"I don't think Penny Wong wants the job, and I say that because Penny Wong has steadfastly remained in the Senate, which isn't necessarily a barrier to becoming Prime Minister under the constitution, but you don't tend to get leaders from the Senate. That's because they're not directly elected," she says.

Then there were politicians such as Marise Payne and Linda Reynolds, who have since been embroiled in their own various issues.

Further female candidates could include the Deputy Leader of the Liberal Party Sussan Ley, though Remeikis says she has a "snowball's chance" of actually becoming leader, and popular MP Zoe McKenzie.

She also mentions Bridget Archer, member for Bass in Tasmania, who is popular with the public and has steadfastly stuck by her more moderate values.

"She's not very popular for the very reason that makes her so popular with the Australian public, so she doesn't have a lot of friends in the party room," says Remeikis. "So the Liberal party has a lot of work to do, more so than even The Nationals, when it comes to raising female representation."


Women are being brought in to clean up men's messes.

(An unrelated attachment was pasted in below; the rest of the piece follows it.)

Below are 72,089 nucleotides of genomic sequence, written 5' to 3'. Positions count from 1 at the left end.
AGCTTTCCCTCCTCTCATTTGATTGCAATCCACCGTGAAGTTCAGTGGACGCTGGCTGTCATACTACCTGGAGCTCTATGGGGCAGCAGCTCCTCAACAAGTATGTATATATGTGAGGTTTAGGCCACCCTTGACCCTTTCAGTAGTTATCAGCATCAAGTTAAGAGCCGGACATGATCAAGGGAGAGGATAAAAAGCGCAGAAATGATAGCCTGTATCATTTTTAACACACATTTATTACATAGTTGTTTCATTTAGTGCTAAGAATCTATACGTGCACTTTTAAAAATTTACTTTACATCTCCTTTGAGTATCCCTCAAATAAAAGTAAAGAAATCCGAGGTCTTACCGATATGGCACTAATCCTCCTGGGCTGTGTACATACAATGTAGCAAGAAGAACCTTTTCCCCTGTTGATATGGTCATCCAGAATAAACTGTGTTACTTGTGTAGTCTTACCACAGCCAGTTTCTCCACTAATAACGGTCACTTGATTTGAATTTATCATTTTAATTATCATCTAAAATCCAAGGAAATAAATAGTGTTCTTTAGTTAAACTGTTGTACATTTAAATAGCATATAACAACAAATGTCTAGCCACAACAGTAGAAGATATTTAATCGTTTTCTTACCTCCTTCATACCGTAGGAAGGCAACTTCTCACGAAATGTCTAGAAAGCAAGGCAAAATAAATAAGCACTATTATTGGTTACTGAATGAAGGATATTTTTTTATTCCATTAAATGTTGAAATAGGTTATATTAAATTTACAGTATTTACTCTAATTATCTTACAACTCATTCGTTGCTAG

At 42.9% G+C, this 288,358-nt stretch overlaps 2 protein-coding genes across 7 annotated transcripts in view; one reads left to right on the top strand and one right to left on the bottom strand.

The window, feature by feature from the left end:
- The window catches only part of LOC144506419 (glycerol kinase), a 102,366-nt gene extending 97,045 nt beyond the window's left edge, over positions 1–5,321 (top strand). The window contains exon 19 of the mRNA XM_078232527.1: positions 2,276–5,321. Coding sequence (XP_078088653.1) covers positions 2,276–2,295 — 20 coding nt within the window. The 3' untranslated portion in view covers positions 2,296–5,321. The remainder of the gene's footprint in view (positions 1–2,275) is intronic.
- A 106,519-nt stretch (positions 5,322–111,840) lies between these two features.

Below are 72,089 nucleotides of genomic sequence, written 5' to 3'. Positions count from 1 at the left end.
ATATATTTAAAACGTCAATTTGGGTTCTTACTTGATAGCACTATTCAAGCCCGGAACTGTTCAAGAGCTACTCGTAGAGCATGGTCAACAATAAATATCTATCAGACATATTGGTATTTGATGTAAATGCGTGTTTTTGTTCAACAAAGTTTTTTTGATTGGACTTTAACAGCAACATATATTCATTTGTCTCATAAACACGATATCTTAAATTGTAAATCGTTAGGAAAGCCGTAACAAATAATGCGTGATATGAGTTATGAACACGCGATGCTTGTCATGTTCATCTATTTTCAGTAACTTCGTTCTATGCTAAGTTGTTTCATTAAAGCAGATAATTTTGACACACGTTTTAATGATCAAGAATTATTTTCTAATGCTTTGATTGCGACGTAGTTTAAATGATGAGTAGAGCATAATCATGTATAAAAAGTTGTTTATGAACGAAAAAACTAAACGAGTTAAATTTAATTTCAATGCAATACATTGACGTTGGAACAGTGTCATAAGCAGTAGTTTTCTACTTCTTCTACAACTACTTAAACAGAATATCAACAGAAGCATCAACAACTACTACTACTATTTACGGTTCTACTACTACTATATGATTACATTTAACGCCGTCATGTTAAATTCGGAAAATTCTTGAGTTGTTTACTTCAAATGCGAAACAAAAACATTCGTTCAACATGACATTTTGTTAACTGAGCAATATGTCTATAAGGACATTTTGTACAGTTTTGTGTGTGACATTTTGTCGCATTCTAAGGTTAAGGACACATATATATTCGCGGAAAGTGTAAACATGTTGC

Julia Gillard. Image: Getty.

Then there is the phenomenon, which is common in parliaments and C-suite echelons, of the 'glass cliff', where women are promoted to precarious leadership positions where there has been a scandal or major dive in the success of the business, government or enterprise.

Many say that Gillard's appointment was one such 'glass cliff', brought in when Rudd's unpopularity made maintaining the Prime Ministership untenable.


This is happening often in our government. For example, Women's Agenda referred to this glass cliff when Home Affairs Secretary, Stephanie Foster, replaced disgraced minister Mike Pezzullo.

Pezzullo was stood aside for misconduct and then sacked, so Foster, the acting secretary was brought in. 

It's great that women in deputy positions are being promoted to the top jobs, but they're then placed in roles where it's very hard to succeed.

"Incredible, the number of times very good women are asked to come in and clean up a very large mess left by, shall we say, a guy," Senator Bridget McKenzie said of the appointment.

As Murphy says, "Australian women in politics face what is known as the 'glass cliff'. Brought in when there's a problem to be solved, like Gillard was in 2010 with falling support for Kevin Rudd.

"She was paraded before her colleagues, desperate for something to convince them they could win the next election. And the first woman in the job seemed like a winner for sure.

"Hopefully next time, whether that be six years or 600, the next woman to run this country will be voted in by Australians who support her policies and not because she's there to clean up someone's mess."

Listen to Claire Murphy discuss the chances of another female Prime Minister on this episode of The Quicky podcast.

Image: Getty/Mamamia.